In Flanders fields the poppies blow
Between the crosses, row on row,
That mark our place, and in the sky,
The larks, still bravely singing, fly,
Scarce heard amid the guns below…
– John McCrae
By Traci Chapman
It was 1915, and World War I raged. Major John McCrae was a surgeon attached to the 1st Field Artillery Brigade, a man who had seen battle and death, but a man who would be haunted by one death in particular.
That death happened May 2, 1915. A former student of McCrae’s at Quebec’s McGill University, Lt. Alexis Helmer died from a shell burst. With no chaplain there, the surgeon performed a funeral for his friend and one-time student, on a warm day in Belgium. There, among the death, red poppies began to grow – a sight that moved McCrae to recognize not only Helmer, but all of the fallen.
He did that with “In Flanders Fields.”
The poem would become synonymous with sacrifice in battle; ironically, McCrae himself would lose his life in the “Great War,” dying of pneumonia in January 1918 while still serving in France. He left behind, however, words that called to others through the decades, phrases that would help spur a special way of remembering the sacrifice of those who died to protect American freedom.
That remembrance comes each May, with National Poppy Day. This year held May 25, Mustang American Legion members will – as they do each year – offer poppies to the community, asking that those symbols serve as a reminder of those who never returned home.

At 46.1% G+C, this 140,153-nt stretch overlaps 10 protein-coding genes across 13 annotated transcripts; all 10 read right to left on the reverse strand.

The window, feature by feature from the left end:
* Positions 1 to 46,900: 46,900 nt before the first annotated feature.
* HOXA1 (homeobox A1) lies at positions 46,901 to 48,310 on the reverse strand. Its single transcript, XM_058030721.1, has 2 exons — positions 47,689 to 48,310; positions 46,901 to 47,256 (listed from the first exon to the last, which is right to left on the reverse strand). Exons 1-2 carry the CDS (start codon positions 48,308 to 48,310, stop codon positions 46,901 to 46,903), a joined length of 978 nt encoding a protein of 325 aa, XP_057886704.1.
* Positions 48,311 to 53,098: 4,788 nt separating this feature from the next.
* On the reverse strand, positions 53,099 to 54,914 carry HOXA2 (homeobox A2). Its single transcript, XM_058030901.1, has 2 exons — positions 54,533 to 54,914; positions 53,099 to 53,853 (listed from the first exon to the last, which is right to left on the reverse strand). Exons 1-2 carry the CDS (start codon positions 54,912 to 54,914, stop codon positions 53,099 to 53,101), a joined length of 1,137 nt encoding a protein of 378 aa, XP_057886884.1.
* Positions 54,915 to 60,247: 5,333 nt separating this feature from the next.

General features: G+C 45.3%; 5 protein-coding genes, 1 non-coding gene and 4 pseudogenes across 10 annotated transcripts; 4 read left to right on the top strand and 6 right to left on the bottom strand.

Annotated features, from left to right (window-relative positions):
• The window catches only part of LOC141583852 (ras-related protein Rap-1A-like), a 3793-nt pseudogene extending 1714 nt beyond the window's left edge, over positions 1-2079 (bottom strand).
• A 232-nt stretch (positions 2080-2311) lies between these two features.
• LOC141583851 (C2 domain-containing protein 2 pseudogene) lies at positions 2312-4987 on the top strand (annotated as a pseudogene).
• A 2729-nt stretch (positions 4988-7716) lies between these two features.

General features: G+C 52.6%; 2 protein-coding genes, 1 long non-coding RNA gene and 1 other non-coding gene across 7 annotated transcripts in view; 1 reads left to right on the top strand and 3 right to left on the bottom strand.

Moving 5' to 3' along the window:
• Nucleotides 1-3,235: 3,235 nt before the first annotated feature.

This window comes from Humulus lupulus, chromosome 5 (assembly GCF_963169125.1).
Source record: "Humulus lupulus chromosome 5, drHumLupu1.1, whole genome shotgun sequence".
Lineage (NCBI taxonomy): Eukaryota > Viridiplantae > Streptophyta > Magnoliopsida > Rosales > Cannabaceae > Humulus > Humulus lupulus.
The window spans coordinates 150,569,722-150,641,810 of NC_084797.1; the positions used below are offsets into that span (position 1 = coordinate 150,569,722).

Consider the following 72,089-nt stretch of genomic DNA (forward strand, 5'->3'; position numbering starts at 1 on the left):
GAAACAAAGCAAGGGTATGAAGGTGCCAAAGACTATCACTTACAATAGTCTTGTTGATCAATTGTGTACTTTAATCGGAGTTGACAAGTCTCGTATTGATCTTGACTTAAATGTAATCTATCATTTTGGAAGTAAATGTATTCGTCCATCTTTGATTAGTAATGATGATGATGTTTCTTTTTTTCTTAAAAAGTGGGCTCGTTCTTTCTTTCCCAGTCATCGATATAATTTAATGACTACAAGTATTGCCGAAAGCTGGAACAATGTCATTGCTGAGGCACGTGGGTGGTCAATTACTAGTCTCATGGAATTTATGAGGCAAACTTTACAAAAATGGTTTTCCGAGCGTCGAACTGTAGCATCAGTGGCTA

“This is an important fundraiser for us, as it helps us complete our other community project, but it’s also so important in and of itself, because we must always remember what these individuals have done for each and every one of use,” Post 353’s John Bishop said. “We want to make sure that everyone – particularly our younger generations – know about the poppy and what it really means.”
American Legion posts across the country take part in the annual effort, something that began in 1942, when its auxiliary in 1942 first started annual poppy fundraising drives. Legionnaires designated the poppy its official memorial flower in 1920.
Post 353 members will be on hand Saturday, May 26, at Mustang Walmart to conduct their annual poppy fundraiser. The symbolic poppies are free of charge, but donations are always welcome.